## Tabulated Results

## Graphed Results

## Conclusion

As can be seen from Figures 1-4 on the previous page, there was a directly proportional relationship between the darkness of the glasses and the rate at which heat was absorbed.

From Figures 1 and 3, we can see that after 15 minutes, there was a 0.8°C difference in the temperature of water. This is equivalent to a difference of 9%, over just 15 minutes. Similarly from figures 2 and 4, we see a difference of 5 minutes to increase the temperature by 2°C, a speed gain of 33.3%, when using darker colours.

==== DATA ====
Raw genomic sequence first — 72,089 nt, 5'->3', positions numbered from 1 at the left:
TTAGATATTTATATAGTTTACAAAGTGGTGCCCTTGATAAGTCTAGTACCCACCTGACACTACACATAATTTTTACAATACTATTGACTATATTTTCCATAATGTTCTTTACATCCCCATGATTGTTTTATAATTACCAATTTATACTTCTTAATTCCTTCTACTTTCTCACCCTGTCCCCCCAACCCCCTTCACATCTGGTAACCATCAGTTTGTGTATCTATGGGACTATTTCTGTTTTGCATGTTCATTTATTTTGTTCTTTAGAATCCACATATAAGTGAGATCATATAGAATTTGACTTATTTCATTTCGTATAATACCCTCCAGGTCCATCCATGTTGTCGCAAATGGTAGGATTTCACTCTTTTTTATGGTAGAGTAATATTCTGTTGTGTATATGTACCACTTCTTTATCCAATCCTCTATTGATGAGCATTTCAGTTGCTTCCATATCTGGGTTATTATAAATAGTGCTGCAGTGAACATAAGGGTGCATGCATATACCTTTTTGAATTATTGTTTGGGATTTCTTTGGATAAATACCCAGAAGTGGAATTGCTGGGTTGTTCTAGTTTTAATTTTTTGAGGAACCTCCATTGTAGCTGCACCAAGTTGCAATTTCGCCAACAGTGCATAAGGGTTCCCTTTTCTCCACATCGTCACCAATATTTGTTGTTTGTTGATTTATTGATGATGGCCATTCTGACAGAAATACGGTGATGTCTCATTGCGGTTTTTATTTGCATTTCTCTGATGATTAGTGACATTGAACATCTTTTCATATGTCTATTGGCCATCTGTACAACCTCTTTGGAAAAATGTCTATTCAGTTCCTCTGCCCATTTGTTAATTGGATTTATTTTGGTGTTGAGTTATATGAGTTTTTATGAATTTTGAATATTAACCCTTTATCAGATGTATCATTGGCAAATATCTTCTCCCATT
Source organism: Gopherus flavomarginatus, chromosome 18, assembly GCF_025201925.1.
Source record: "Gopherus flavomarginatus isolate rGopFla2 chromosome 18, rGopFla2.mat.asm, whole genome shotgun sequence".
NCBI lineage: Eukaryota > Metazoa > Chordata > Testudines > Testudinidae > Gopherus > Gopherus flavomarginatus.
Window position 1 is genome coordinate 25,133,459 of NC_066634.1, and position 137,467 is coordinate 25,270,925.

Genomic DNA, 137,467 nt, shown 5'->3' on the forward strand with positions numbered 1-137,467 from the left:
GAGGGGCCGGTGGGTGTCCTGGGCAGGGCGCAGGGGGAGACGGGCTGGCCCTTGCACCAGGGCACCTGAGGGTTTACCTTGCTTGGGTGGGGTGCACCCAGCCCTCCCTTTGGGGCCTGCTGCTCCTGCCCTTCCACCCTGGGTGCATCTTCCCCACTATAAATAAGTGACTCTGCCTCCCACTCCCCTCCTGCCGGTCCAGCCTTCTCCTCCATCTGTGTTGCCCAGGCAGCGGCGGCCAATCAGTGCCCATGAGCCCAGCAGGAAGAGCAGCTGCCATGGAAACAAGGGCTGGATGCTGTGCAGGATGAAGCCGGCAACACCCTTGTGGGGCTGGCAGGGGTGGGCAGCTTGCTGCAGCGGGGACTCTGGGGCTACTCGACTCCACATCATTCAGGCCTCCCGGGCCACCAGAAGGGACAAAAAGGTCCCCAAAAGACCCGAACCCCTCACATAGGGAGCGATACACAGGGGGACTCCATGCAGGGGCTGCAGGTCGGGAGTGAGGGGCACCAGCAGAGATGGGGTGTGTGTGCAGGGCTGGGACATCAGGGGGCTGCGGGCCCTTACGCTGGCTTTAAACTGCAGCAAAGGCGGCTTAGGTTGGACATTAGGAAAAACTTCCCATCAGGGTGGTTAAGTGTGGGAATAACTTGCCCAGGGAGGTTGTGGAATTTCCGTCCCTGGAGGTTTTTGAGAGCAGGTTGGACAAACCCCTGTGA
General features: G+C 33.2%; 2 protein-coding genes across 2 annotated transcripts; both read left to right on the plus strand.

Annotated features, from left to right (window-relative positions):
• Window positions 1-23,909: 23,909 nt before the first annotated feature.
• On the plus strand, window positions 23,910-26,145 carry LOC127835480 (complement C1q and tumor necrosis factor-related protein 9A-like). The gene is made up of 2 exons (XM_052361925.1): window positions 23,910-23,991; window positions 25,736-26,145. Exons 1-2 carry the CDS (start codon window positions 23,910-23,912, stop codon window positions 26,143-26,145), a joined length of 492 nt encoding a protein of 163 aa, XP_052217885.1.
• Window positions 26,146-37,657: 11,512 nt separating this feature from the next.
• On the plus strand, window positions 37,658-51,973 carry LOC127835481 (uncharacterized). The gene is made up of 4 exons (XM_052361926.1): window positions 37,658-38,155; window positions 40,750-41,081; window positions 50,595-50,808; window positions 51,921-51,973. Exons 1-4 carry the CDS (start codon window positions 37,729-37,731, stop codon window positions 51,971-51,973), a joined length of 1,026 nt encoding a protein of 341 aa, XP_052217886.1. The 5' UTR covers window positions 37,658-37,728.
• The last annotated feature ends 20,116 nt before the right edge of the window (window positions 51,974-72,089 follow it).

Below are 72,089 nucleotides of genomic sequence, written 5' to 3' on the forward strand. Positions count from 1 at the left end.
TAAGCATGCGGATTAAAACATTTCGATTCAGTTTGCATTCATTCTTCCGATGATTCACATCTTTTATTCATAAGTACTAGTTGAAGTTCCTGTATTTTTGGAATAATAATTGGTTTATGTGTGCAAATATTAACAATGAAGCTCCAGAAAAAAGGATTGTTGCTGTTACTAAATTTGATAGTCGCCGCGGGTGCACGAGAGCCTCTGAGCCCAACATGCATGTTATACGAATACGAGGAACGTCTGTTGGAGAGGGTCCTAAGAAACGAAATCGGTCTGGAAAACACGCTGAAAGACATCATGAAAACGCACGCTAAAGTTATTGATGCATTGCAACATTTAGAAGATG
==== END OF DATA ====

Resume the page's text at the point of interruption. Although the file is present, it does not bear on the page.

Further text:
These results support the hypothesis, put forward at the beginning of the investigation; that the darker the shade of glass, the greater rate at which heat is absorbed by it.

From Figures 1 and 3, we can see that after 15 minutes, there was a 0.8°C difference in the temperature of water. This is equivalent to a difference of 9%, over just 15 minutes. Similarly from figures 2 and 4, we see a difference of 5 minutes to increase the temperature by 2°C, a speed gain of 33.3%, when using darker colours.

These results support the hypothesis, put forward at the beginning of the investigation; that the darker the shade of glass, the greater rate at which heat is absorbed by it.